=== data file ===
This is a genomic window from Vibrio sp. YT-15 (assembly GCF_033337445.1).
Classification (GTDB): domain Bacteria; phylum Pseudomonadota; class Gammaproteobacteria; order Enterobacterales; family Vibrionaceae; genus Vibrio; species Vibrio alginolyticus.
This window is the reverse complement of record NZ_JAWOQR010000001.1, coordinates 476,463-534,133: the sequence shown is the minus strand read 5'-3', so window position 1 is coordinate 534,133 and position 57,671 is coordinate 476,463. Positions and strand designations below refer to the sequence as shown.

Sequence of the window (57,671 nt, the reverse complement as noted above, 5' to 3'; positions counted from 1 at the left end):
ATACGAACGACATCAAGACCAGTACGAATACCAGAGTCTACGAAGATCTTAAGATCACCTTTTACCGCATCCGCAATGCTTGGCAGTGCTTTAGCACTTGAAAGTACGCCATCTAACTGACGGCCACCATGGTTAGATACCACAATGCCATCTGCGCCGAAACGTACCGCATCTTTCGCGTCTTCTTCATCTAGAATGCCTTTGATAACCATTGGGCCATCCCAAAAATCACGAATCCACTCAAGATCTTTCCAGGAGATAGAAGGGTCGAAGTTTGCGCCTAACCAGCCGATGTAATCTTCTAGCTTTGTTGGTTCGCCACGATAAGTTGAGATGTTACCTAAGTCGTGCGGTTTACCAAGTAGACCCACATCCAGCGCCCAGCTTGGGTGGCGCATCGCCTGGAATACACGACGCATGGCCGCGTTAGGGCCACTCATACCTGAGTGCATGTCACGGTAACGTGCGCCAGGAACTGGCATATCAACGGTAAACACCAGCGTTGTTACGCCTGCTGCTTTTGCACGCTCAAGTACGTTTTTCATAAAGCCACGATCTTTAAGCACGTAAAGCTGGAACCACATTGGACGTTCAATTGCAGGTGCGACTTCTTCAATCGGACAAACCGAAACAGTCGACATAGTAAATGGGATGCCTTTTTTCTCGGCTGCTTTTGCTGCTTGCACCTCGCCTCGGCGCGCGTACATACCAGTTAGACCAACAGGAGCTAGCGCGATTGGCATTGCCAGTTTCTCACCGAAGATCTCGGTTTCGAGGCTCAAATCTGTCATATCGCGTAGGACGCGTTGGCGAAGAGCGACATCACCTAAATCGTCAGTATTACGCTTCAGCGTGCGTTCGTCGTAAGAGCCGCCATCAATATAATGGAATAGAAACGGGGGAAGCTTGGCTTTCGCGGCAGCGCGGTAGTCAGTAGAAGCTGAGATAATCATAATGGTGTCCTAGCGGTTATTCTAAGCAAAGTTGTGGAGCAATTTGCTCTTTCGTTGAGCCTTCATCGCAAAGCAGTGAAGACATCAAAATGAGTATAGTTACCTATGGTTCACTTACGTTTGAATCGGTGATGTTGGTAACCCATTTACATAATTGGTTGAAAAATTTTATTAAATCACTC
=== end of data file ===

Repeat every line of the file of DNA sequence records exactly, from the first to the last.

This is a genomic window from Vibrio sp. YT-15 (assembly GCF_033337445.1).
Classification (GTDB): domain Bacteria; phylum Pseudomonadota; class Gammaproteobacteria; order Enterobacterales; family Vibrionaceae; genus Vibrio; species Vibrio alginolyticus.
This window is the reverse complement of record NZ_JAWOQR010000001.1, coordinates 476,463-534,133: the sequence shown is the minus strand read 5'-3', so window position 1 is coordinate 534,133 and position 57,671 is coordinate 476,463. Positions and strand designations below refer to the sequence as shown.

Sequence of the window (57,671 nt, the reverse complement as noted above, 5' to 3'; positions counted from 1 at the left end):
ATACGAACGACATCAAGACCAGTACGAATACCAGAGTCTACGAAGATCTTAAGATCACCTTTTACCGCATCCGCAATGCTTGGCAGTGCTTTAGCACTTGAAAGTACGCCATCTAACTGACGGCCACCATGGTTAGATACCACAATGCCATCTGCGCCGAAACGTACCGCATCTTTCGCGTCTTCTTCATCTAGAATGCCTTTGATAACCATTGGGCCATCCCAAAAATCACGAATCCACTCAAGATCTTTCCAGGAGATAGAAGGGTCGAAGTTTGCGCCTAACCAGCCGATGTAATCTTCTAGCTTTGTTGGTTCGCCACGATAAGTTGAGATGTTACCTAAGTCGTGCGGTTTACCAAGTAGACCCACATCCAGCGCCCAGCTTGGGTGGCGCATCGCCTGGAATACACGACGCATGGCCGCGTTAGGGCCACTCATACCTGAGTGCATGTCACGGTAACGTGCGCCAGGAACTGGCATATCAACGGTAAACACCAGCGTTGTTACGCCTGCTGCTTTTGCACGCTCAAGTACGTTTTTCATAAAGCCACGATCTTTAAGCACGTAAAGCTGGAACCACATTGGACGTTCAATTGCAGGTGCGACTTCTTCAATCGGACAAACCGAAACAGTCGACATAGTAAATGGGATGCCTTTTTTCTCGGCTGCTTTTGCTGCTTGCACCTCGCCTCGGCGCGCGTACATACCAGTTAGACCAACAGGAGCTAGCGCGATTGGCATTGCCAGTTTCTCACCGAAGATCTCGGTTTCGAGGCTCAAATCTGTCATATCGCGTAGGACGCGTTGGCGAAGAGCGACATCACCTAAATCGTCAGTATTACGCTTCAGCGTGCGTTCGTCGTAAGAGCCGCCATCAATATAATGGAATAGAAACGGGGGAAGCTTGGCTTTCGCGGCAGCGCGGTAGTCAGTAGAAGCTGAGATAATCATAATGGTGTCCTAGCGGTTATTCTAAGCAAAGTTGTGGAGCAATTTGCTCTTTCGTTGAGCCTTCATCGCAAAGCAGTGAAGACATCAAAATGAGTATAGTTACCTATGGTTCACTTACGTTTGAATCGGTGATGTTGGTAACCCATTTACATAATTGGTTGAAAAATTTTATTAAATCACTC